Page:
Government Relations

Government Relations Legislative Update

Government Relations Legislative Update

Updates on state and federal issues relating to the UW System.

Friday, January 14, 2011

Federal Update for January 14, 2011

The House did not meet today and is in recess until next Tuesday, January 18. The chamber convened this week on Tuesday, January 11, but because of the shooting tragedy in Tucson, postponed its regular business, and spent Wednesday paying tribute to Rep. Gabrielle Giffords (D-AZ) and the other victims of the shooting. Next week, House Republican leaders are expected to return to their previous agenda: consideration of H.R. 2, legislation to repeal the health care overhaul approved last year, and a House resolution ( H. Res. 9 ) instructing specific House committees to develop alternative health care reform legislation. The Senate is in recess until Tuesday, January 25.

House Republicans are grappling with how to meet their campaign promise to reduce non-security discretionary spending to its FY08 level. Politico reports that for the current fiscal year, FY11, this would mean capping appropriations for non-security agencies at $378.4 billion, nearly $100 billion less than President Obama’s FY11 request and $84 billion, or 18 percent, below current levels. The Departments of Defense, Homeland Security, and Veterans Affairs would largely be exempt from the cuts. When Congress was unable to approve a year-long FY11 budget before adjourning in December, FY11 funding was frozen generally at FY10 levels through a continuing resolution (CR) that expires on March 4. National Journal reports that because more than five months of FY11 will have elapsed before the CR expires, House Republican leaders indicate they now expect to cut about $60 billion from FY11, with additional cuts in FY12. A likely budget scenario, reports Politico, is a “streamlined, seven-month extension of the current CR, with lower spending rates and likely recissions from previous appropriations.” Others note that an FY11 CR might carry separate appropriations bills for Defense, Homeland Security, and Veterans Affairs. An indication of how deeply House Republicans propose to cut FY11 spending will come when Budget Committee Chairman Paul Ryan (R-WI) announces the spending limit in the House for the rest of FY11, which could come as early as next week.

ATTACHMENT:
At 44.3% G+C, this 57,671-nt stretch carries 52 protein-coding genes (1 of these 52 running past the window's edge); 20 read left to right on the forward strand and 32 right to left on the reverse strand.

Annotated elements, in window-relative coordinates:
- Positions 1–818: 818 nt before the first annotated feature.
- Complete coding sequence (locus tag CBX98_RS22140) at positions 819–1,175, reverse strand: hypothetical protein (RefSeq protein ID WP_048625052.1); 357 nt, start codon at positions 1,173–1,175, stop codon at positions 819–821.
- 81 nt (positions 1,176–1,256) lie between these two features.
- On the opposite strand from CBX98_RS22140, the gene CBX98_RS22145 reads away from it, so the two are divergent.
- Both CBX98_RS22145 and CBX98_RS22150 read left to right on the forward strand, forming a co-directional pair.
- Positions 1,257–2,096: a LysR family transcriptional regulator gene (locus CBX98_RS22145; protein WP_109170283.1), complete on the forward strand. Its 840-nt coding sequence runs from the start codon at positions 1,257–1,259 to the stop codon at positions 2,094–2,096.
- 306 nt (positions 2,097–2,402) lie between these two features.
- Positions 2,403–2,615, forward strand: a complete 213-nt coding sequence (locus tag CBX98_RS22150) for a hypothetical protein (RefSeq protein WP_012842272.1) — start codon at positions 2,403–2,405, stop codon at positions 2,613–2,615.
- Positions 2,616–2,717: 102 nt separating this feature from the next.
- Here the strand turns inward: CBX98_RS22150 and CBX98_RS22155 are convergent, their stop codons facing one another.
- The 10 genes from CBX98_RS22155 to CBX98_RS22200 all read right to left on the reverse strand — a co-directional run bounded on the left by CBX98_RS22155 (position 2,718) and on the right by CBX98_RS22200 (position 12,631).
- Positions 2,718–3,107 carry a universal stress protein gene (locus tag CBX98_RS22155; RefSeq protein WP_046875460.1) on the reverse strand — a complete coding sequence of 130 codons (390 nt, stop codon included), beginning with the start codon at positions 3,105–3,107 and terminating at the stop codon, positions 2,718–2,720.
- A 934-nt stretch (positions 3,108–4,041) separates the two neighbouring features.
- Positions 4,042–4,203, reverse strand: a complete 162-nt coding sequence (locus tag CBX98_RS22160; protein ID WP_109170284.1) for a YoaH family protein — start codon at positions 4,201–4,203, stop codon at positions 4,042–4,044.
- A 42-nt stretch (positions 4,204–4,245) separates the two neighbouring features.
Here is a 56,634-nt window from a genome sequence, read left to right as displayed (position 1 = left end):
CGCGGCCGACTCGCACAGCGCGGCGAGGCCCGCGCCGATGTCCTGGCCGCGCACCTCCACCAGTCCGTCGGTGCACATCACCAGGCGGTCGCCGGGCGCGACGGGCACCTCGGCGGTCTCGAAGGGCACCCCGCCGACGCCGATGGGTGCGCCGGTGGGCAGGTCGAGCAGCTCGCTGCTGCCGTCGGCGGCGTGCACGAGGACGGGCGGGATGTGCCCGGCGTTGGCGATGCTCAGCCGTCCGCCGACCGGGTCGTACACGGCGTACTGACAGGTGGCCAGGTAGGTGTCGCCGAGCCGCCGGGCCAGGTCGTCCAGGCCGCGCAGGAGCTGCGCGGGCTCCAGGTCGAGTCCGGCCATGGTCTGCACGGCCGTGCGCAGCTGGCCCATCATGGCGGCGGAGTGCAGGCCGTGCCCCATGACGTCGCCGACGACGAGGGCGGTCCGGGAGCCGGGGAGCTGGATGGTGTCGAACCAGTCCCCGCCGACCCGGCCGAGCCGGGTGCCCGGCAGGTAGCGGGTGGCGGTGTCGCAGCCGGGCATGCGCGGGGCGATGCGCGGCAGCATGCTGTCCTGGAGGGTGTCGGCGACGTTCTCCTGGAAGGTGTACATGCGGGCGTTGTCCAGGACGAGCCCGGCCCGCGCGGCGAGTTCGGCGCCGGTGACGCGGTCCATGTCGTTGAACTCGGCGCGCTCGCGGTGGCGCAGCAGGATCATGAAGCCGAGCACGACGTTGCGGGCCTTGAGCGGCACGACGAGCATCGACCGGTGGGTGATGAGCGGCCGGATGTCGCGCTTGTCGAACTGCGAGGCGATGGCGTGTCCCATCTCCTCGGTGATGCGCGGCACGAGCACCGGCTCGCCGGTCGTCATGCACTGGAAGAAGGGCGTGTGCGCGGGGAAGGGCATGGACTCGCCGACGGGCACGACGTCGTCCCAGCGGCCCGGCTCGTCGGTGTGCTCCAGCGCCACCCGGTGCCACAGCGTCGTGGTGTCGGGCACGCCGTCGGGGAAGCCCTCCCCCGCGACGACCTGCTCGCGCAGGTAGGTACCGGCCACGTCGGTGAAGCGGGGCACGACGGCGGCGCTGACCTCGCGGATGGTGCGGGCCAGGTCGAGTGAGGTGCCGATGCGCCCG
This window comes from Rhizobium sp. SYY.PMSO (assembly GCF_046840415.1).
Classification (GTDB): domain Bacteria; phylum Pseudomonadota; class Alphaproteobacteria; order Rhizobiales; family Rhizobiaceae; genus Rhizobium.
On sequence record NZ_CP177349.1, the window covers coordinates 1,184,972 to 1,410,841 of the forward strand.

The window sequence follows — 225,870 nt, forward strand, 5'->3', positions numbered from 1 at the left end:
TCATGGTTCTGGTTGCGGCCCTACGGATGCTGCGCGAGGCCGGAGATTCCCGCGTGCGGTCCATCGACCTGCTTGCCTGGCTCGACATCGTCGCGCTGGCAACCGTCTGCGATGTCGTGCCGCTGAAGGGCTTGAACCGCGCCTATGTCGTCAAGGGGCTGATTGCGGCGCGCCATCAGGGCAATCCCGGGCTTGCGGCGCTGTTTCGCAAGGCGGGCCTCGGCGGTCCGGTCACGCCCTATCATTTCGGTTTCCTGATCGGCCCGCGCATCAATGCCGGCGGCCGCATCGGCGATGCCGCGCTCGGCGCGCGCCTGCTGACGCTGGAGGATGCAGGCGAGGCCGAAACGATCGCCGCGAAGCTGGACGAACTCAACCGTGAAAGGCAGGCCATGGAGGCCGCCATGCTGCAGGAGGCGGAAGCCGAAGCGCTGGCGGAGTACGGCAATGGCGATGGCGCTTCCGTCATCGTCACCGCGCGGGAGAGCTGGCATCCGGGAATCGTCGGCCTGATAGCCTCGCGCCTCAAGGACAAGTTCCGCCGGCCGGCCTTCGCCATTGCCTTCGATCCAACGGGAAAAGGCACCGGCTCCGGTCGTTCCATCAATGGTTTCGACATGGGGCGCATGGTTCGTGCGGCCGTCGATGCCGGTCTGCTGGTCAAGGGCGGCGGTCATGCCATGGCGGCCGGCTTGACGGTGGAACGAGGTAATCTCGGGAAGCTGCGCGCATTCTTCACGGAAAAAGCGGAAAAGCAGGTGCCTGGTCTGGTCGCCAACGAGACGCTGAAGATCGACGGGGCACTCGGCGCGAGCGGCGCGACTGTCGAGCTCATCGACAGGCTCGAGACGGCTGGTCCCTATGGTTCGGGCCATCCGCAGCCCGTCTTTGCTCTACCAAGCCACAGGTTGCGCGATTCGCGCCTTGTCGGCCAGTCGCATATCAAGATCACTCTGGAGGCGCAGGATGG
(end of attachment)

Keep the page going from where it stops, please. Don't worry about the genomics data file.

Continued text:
Secretary of the Treasury Timothy Geithner suggested during a speech on January 12 that President Obama’s State of the Union address on January 25 and his FY12 budget proposal would reflect growing concern about government spending and the federal deficit. He emphasized, however, that the President would support added spending in areas vital for economic growth and competitiveness, such as education and research & development (R&D). Secretary Geithner said in his prepared remarks that to rebuild America and create jobs, the nation must invest “more” in research and development, educational reforms, and public infrastructure, and create greater incentives for investments in the U.S.

The Supreme Court ruled unanimously on January 11 that the Treasury Department acted reasonably in promulgating a rule that says that medical residents are not exempt from paying employment taxes under the Federal Insurance Contributions Act. As described by the Chronicle of Higher Education , the decision settles a longstanding argument between institutions and the Internal Revenue Service over whether medical schools should have to pay the employer’s share of Social Security and Medicare taxes for their medical residents. The ruling is expected to cost medical schools and teaching hospitals an estimated $700 million a year.

The process is underway to compile the UW System’s FY2012 Federal Priorities binder. You can access the FY2011 binder at:

(AAU and the UW System Office of Federal Relations contributed to this report.)